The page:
It was also a relief to see that this free update is a 1.4GB file and doesn’t require the 4.7GB of free space to install on your tiny, 16GB devices.
Siri and search
The most obvious iOS 9 change involves Siri and spotlight search. Sliding to the left-most menu reveals a robust list of “Siri Suggestions,” filled with your most recent contacts and apps.
It provides quick access to your four most recent contacts and four most recent apps. There’s a “show more” and “show less” toggle to increase that to the eight most recent. Sadly, you can’t unpin and disallow certain apps from showing up before your parents see you’re on Tinder.
Apple Maps gets some attention here, too. “Nearby” shortcuts are a fast way of finding Parking, Restaurants, Gas Stations and even Desserts, which all link to a Yelp review-filled Maps menu. In true Apple fashion, there’s no customization or option to re-sort which shortcuts come first.
iOS 9 concludes this Siri-run search menu with news snippets from sources like the New York Times and CNN. Strangely, there are four headlines, but if you hit the rather stingy “Show More” text, it reveals a total of five. A glitch to be solved in the future, perhaps?
The news presentation here isn’t as flashy as Samsung’s Flipboard-based menu, which is also the leftmost Android menu on the Samsung Galaxy S6 and Galaxy S6 Edge. Apple saves the magazine-style stories for its new iOS 9 News app.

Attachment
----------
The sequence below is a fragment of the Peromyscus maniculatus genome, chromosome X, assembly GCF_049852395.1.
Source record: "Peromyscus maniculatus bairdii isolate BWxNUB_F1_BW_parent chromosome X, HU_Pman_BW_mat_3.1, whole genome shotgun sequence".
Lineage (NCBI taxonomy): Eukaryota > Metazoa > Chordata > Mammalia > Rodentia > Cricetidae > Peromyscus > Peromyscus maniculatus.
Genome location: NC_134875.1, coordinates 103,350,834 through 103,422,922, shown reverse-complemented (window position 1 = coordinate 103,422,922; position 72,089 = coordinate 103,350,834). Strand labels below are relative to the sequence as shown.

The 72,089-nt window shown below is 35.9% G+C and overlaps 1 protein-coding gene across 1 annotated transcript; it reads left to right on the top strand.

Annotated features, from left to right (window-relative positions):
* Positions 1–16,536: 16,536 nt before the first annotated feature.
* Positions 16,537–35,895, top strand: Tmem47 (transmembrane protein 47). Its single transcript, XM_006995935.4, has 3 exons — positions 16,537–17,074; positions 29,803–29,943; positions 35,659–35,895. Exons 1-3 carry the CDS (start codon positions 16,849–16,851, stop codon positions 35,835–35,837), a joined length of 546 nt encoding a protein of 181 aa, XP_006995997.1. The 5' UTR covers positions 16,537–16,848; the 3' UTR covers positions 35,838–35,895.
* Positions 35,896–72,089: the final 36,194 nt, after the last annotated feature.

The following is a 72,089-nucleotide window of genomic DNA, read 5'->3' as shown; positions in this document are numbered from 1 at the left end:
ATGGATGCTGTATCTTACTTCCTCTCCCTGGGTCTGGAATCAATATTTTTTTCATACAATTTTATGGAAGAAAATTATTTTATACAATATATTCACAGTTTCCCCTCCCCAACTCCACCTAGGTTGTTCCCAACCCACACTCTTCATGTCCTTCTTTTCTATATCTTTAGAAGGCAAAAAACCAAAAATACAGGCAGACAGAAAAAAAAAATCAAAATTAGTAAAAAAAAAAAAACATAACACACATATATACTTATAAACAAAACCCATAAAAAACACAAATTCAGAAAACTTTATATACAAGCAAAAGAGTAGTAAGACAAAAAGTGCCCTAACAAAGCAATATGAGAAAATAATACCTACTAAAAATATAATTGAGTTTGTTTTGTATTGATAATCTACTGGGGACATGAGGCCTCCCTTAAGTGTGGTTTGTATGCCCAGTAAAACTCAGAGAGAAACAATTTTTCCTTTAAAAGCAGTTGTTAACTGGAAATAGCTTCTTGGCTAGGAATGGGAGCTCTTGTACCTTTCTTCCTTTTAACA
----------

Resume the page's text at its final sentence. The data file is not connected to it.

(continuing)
Holding down the iPhone or iPad home button to issue normal Siri commands leads to smarter answers. I randomly asked “Bring up photos from May 28, 2015” and Siri immediately opened the pictures I took at Google IO on that date.
I still find Google Now to be more advanced overall, but this same phrase on an Android just leads to my Samsung Galaxy S6 Active opening up random web results. That… doesn’t really help, Google. Apple is catching up and boasts that Siri is 40% faster and 40% more accurate. It shows.
Notifications, recent and photo scrubbing
Smaller iOS 9 menu changes (which are also present in iOS 9.1) have solved big pet peeves I’ve had with iOS 8, one of which I felt Apple should just steal from Android.